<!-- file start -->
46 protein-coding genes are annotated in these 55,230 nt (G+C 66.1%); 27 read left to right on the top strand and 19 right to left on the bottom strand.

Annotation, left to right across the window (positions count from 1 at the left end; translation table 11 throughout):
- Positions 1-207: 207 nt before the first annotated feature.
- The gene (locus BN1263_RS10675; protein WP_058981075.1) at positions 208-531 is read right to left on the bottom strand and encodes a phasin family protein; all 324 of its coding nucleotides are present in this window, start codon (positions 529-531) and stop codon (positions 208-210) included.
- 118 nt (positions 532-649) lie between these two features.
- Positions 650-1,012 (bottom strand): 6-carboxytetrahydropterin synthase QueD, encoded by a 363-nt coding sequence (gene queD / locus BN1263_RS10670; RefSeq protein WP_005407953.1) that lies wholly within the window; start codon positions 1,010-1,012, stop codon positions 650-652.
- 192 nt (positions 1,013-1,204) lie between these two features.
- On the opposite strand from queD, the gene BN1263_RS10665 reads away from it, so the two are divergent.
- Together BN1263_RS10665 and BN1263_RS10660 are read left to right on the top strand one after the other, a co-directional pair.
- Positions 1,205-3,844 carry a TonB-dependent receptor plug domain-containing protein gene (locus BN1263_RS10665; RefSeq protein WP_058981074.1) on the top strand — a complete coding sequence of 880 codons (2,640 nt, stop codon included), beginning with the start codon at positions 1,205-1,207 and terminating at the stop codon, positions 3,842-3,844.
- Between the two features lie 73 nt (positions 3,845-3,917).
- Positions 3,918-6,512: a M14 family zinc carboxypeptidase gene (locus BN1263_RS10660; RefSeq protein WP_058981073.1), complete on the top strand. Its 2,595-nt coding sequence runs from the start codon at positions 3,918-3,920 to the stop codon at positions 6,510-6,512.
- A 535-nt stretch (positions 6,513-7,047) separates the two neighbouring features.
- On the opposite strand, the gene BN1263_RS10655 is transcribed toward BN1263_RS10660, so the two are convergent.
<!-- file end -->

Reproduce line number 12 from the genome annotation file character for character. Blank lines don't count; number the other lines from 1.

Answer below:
- Positions 3,918-6,512: a M14 family zinc carboxypeptidase gene (locus BN1263_RS10660; RefSeq protein WP_058981073.1), complete on the top strand. Its 2,595-nt coding sequence runs from the start codon at positions 3,918-3,920 to the stop codon at positions 6,510-6,512.